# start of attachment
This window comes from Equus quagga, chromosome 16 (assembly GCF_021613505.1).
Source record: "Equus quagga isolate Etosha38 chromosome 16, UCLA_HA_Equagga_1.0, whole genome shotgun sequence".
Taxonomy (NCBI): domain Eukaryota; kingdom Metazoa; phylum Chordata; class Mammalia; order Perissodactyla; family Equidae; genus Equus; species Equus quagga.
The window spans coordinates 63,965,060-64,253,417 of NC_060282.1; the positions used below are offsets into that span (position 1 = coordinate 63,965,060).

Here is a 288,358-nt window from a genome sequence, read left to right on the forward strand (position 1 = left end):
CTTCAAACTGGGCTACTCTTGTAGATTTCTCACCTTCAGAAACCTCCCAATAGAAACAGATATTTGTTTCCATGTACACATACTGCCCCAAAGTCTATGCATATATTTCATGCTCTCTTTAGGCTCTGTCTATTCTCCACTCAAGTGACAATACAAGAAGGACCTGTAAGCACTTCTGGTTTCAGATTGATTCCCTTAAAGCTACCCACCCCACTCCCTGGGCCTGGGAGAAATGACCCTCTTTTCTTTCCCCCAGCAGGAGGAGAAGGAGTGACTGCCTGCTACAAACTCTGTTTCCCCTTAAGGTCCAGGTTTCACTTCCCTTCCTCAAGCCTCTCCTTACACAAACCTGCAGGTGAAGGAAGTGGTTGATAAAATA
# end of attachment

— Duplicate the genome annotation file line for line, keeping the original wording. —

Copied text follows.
This window comes from Equus quagga, chromosome 16 (assembly GCF_021613505.1).
Source record: "Equus quagga isolate Etosha38 chromosome 16, UCLA_HA_Equagga_1.0, whole genome shotgun sequence".
Taxonomy (NCBI): domain Eukaryota; kingdom Metazoa; phylum Chordata; class Mammalia; order Perissodactyla; family Equidae; genus Equus; species Equus quagga.
The window spans coordinates 63,965,060-64,253,417 of NC_060282.1; the positions used below are offsets into that span (position 1 = coordinate 63,965,060).

Here is a 288,358-nt window from a genome sequence, read left to right on the forward strand (position 1 = left end):
CTTCAAACTGGGCTACTCTTGTAGATTTCTCACCTTCAGAAACCTCCCAATAGAAACAGATATTTGTTTCCATGTACACATACTGCCCCAAAGTCTATGCATATATTTCATGCTCTCTTTAGGCTCTGTCTATTCTCCACTCAAGTGACAATACAAGAAGGACCTGTAAGCACTTCTGGTTTCAGATTGATTCCCTTAAAGCTACCCACCCCACTCCCTGGGCCTGGGAGAAATGACCCTCTTTTCTTTCCCCCAGCAGGAGGAGAAGGAGTGACTGCCTGCTACAAACTCTGTTTCCCCTTAAGGTCCAGGTTTCACTTCCCTTCCTCAAGCCTCTCCTTACACAAACCTGCAGGTGAAGGAAGTGGTTGATAAAATA